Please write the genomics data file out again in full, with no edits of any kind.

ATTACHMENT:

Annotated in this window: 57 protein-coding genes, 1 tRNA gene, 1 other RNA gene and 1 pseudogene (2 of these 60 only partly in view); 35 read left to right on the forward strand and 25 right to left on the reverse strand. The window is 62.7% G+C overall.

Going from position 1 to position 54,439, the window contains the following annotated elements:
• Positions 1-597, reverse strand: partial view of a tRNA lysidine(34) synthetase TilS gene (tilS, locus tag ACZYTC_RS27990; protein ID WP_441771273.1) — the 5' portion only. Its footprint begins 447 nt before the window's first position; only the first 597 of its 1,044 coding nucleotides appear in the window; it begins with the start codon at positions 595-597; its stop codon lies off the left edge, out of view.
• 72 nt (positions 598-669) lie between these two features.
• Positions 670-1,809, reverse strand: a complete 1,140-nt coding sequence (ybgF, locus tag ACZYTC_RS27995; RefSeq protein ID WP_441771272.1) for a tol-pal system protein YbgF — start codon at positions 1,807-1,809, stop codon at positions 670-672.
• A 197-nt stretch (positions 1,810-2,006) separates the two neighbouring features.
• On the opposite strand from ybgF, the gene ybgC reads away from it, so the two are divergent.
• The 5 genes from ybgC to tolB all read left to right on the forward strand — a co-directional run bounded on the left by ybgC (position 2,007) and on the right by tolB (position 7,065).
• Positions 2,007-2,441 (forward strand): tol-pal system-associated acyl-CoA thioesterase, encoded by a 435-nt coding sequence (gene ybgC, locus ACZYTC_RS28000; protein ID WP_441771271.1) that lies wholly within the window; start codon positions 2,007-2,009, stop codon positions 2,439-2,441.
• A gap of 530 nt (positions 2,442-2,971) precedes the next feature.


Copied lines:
Annotated in this window: 57 protein-coding genes, 1 tRNA gene, 1 other RNA gene and 1 pseudogene (2 of these 60 only partly in view); 35 read left to right on the forward strand and 25 right to left on the reverse strand. The window is 62.7% G+C overall.

Going from position 1 to position 54,439, the window contains the following annotated elements:
• Positions 1-597, reverse strand: partial view of a tRNA lysidine(34) synthetase TilS gene (tilS, locus tag ACZYTC_RS27990; protein ID WP_441771273.1) — the 5' portion only. Its footprint begins 447 nt before the window's first position; only the first 597 of its 1,044 coding nucleotides appear in the window; it begins with the start codon at positions 595-597; its stop codon lies off the left edge, out of view.
• 72 nt (positions 598-669) lie between these two features.
• Positions 670-1,809, reverse strand: a complete 1,140-nt coding sequence (ybgF, locus tag ACZYTC_RS27995; RefSeq protein ID WP_441771272.1) for a tol-pal system protein YbgF — start codon at positions 1,807-1,809, stop codon at positions 670-672.
• A 197-nt stretch (positions 1,810-2,006) separates the two neighbouring features.
• On the opposite strand from ybgF, the gene ybgC reads away from it, so the two are divergent.
• The 5 genes from ybgC to tolB all read left to right on the forward strand — a co-directional run bounded on the left by ybgC (position 2,007) and on the right by tolB (position 7,065).
• Positions 2,007-2,441 (forward strand): tol-pal system-associated acyl-CoA thioesterase, encoded by a 435-nt coding sequence (gene ybgC, locus ACZYTC_RS28000; protein ID WP_441771271.1) that lies wholly within the window; start codon positions 2,007-2,009, stop codon positions 2,439-2,441.
• A gap of 530 nt (positions 2,442-2,971) precedes the next feature.